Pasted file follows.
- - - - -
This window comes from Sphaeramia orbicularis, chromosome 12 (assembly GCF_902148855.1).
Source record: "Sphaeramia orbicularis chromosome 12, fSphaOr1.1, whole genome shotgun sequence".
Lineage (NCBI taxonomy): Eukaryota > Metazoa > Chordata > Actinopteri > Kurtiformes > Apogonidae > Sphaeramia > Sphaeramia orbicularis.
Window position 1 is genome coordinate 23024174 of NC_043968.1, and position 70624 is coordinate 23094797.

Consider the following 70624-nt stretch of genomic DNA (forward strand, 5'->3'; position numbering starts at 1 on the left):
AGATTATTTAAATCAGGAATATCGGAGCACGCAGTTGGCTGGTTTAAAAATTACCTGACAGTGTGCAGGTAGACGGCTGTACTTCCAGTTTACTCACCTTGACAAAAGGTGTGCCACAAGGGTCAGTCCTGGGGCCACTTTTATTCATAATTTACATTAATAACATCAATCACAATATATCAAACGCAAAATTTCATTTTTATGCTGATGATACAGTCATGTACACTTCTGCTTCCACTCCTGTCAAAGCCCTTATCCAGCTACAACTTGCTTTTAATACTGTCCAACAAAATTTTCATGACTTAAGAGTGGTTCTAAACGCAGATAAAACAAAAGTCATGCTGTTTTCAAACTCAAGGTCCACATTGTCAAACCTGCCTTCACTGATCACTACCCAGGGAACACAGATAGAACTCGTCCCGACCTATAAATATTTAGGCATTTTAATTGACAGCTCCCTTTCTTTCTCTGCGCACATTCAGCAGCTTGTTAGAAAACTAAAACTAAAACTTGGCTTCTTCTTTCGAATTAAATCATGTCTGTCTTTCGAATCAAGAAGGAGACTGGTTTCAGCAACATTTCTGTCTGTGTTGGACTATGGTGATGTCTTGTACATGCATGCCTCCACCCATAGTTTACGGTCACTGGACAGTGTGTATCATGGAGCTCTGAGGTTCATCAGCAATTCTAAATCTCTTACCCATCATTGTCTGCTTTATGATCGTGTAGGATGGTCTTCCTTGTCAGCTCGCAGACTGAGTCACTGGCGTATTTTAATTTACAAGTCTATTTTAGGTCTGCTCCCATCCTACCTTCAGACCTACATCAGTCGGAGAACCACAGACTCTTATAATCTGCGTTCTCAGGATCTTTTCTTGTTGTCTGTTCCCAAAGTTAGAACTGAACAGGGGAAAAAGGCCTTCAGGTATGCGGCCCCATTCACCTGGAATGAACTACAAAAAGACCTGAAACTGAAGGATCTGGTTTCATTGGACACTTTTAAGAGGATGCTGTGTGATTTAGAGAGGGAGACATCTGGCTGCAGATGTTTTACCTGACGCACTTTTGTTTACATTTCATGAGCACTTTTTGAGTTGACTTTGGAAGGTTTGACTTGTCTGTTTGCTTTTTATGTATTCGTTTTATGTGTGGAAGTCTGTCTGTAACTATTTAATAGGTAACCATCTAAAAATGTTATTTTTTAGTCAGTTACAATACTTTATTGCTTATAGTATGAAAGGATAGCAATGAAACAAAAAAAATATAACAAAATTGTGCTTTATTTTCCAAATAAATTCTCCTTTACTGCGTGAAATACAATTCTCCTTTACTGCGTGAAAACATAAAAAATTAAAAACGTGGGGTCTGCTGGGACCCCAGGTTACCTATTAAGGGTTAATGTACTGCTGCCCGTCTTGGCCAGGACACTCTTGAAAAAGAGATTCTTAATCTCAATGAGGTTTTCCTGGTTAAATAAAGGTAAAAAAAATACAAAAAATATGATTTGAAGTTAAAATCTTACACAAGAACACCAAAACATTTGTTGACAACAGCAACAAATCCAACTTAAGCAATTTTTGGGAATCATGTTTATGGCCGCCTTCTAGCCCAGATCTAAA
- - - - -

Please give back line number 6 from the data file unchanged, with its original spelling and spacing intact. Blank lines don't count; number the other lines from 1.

AGATTATTTAAATCAGGAATATCGGAGCACGCAGTTGGCTGGTTTAAAAATTACCTGACAGTGTGCAGGTAGACGGCTGTACTTCCAGTTTACTCACCTTGACAAAAGGTGTGCCACAAGGGTCAGTCCTGGGGCCACTTTTATTCATAATTTACATTAATAACATCAATCACAATATATCAAACGCAAAATTTCATTTTTATGCTGATGATACAGTCATGTACACTTCTGCTTCCACTCCTGTCAAAGCCCTTATCCAGCTACAACTTGCTTTTAATACTGTCCAACAAAATTTTCATGACTTAAGAGTGGTTCTAAACGCAGATAAAACAAAAGTCATGCTGTTTTCAAACTCAAGGTCCACATTGTCAAACCTGCCTTCACTGATCACTACCCAGGGAACACAGATAGAACTCGTCCCGACCTATAAATATTTAGGCATTTTAATTGACAGCTCCCTTTCTTTCTCTGCGCACATTCAGCAGCTTGTTAGAAAACTAAAACTAAAACTTGGCTTCTTCTTTCGAATTAAATCATGTCTGTCTTTCGAATCAAGAAGGAGACTGGTTTCAGCAACATTTCTGTCTGTGTTGGACTATGGTGATGTCTTGTACATGCATGCCTCCACCCATAGTTTACGGTCACTGGACAGTGTGTATCATGGAGCTCTGAGGTTCATCAGCAATTCTAAATCTCTTACCCATCATTGTCTGCTTTATGATCGTGTAGGATGGTCTTCCTTGTCAGCTCGCAGACTGAGTCACTGGCGTATTTTAATTTACAAGTCTATTTTAGGTCTGCTCCCATCCTACCTTCAGACCTACATCAGTCGGAGAACCACAGACTCTTATAATCTGCGTTCTCAGGATCTTTTCTTGTTGTCTGTTCCCAAAGTTAGAACTGAACAGGGGAAAAAGGCCTTCAGGTATGCGGCCCCATTCACCTGGAATGAACTACAAAAAGACCTGAAACTGAAGGATCTGGTTTCATTGGACACTTTTAAGAGGATGCTGTGTGATTTAGAGAGGGAGACATCTGGCTGCAGATGTTTTACCTGACGCACTTTTGTTTACATTTCATGAGCACTTTTTGAGTTGACTTTGGAAGGTTTGACTTGTCTGTTTGCTTTTTATGTATTCGTTTTATGTGTGGAAGTCTGTCTGTAACTATTTAATAGGTAACCATCTAAAAATGTTATTTTTTAGTCAGTTACAATACTTTATTGCTTATAGTATGAAAGGATAGCAATGAAACAAAAAAAATATAACAAAATTGTGCTTTATTTTCCAAATAAATTCTCCTTTACTGCGTGAAATACAATTCTCCTTTACTGCGTGAAAACATAAAAAATTAAAAACGTGGGGTCTGCTGGGACCCCAGGTTACCTATTAAGGGTTAATGTACTGCTGCCCGTCTTGGCCAGGACACTCTTGAAAAAGAGATTCTTAATCTCAATGAGGTTTTCCTGGTTAAATAAAGGTAAAAAAAATACAAAAAATATGATTTGAAGTTAAAATCTTACACAAGAACACCAAAACATTTGTTGACAACAGCAACAAATCCAACTTAAGCAATTTTTGGGAATCATGTTTATGGCCGCCTTCTAGCCCAGATCTAAA